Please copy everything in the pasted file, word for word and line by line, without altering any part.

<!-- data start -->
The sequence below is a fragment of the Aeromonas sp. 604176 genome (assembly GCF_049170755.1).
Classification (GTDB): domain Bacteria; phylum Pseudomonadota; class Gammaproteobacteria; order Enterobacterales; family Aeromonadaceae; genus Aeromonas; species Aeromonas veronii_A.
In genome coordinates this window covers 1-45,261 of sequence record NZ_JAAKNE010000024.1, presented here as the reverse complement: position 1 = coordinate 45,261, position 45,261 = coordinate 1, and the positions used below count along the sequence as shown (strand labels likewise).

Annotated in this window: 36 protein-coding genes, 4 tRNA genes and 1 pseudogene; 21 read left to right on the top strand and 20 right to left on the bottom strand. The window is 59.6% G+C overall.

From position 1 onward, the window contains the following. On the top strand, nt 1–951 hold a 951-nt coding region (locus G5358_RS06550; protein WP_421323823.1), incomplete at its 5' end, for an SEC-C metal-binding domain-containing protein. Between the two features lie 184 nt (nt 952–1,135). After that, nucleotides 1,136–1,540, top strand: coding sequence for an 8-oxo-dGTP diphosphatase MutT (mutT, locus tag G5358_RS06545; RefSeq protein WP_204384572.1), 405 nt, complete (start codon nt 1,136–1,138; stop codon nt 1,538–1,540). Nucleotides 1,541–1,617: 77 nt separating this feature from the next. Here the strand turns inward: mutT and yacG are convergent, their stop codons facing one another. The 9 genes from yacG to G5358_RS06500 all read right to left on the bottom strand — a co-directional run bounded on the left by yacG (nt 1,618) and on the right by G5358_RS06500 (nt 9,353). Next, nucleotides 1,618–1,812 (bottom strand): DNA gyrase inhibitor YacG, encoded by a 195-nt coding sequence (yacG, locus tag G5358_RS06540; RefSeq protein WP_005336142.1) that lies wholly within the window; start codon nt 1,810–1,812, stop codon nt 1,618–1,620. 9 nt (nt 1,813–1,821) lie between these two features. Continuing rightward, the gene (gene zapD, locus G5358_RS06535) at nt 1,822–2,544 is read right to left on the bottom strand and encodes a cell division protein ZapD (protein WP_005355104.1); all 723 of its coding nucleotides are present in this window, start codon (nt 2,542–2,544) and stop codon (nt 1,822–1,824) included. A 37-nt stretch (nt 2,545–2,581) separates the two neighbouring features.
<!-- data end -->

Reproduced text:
The sequence below is a fragment of the Aeromonas sp. 604176 genome (assembly GCF_049170755.1).
Classification (GTDB): domain Bacteria; phylum Pseudomonadota; class Gammaproteobacteria; order Enterobacterales; family Aeromonadaceae; genus Aeromonas; species Aeromonas veronii_A.
In genome coordinates this window covers 1-45,261 of sequence record NZ_JAAKNE010000024.1, presented here as the reverse complement: position 1 = coordinate 45,261, position 45,261 = coordinate 1, and the positions used below count along the sequence as shown (strand labels likewise).

Annotated in this window: 36 protein-coding genes, 4 tRNA genes and 1 pseudogene; 21 read left to right on the top strand and 20 right to left on the bottom strand. The window is 59.6% G+C overall.

From position 1 onward, the window contains the following. On the top strand, nt 1–951 hold a 951-nt coding region (locus G5358_RS06550; protein WP_421323823.1), incomplete at its 5' end, for an SEC-C metal-binding domain-containing protein. Between the two features lie 184 nt (nt 952–1,135). After that, nucleotides 1,136–1,540, top strand: coding sequence for an 8-oxo-dGTP diphosphatase MutT (mutT, locus tag G5358_RS06545; RefSeq protein WP_204384572.1), 405 nt, complete (start codon nt 1,136–1,138; stop codon nt 1,538–1,540). Nucleotides 1,541–1,617: 77 nt separating this feature from the next. Here the strand turns inward: mutT and yacG are convergent, their stop codons facing one another. The 9 genes from yacG to G5358_RS06500 all read right to left on the bottom strand — a co-directional run bounded on the left by yacG (nt 1,618) and on the right by G5358_RS06500 (nt 9,353). Next, nucleotides 1,618–1,812 (bottom strand): DNA gyrase inhibitor YacG, encoded by a 195-nt coding sequence (yacG, locus tag G5358_RS06540; RefSeq protein WP_005336142.1) that lies wholly within the window; start codon nt 1,810–1,812, stop codon nt 1,618–1,620. 9 nt (nt 1,813–1,821) lie between these two features. Continuing rightward, the gene (gene zapD, locus G5358_RS06535) at nt 1,822–2,544 is read right to left on the bottom strand and encodes a cell division protein ZapD (protein WP_005355104.1); all 723 of its coding nucleotides are present in this window, start codon (nt 2,542–2,544) and stop codon (nt 1,822–1,824) included. A 37-nt stretch (nt 2,545–2,581) separates the two neighbouring features.